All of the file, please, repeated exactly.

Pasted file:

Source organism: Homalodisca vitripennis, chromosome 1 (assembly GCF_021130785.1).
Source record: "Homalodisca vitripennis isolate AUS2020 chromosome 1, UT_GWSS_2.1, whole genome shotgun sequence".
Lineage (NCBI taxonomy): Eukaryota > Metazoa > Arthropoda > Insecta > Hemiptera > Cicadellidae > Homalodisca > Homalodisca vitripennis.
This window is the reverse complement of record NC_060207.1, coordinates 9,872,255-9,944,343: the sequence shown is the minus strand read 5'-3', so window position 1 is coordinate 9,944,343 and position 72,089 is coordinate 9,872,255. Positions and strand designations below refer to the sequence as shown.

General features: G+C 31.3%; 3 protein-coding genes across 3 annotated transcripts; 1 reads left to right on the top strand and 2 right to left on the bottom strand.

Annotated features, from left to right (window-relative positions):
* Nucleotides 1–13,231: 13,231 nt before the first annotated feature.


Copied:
Source organism: Homalodisca vitripennis, chromosome 1 (assembly GCF_021130785.1).
Source record: "Homalodisca vitripennis isolate AUS2020 chromosome 1, UT_GWSS_2.1, whole genome shotgun sequence".
Lineage (NCBI taxonomy): Eukaryota > Metazoa > Arthropoda > Insecta > Hemiptera > Cicadellidae > Homalodisca > Homalodisca vitripennis.
This window is the reverse complement of record NC_060207.1, coordinates 9,872,255-9,944,343: the sequence shown is the minus strand read 5'-3', so window position 1 is coordinate 9,944,343 and position 72,089 is coordinate 9,872,255. Positions and strand designations below refer to the sequence as shown.

General features: G+C 31.3%; 3 protein-coding genes across 3 annotated transcripts; 1 reads left to right on the top strand and 2 right to left on the bottom strand.

Annotated features, from left to right (window-relative positions):
* Nucleotides 1–13,231: 13,231 nt before the first annotated feature.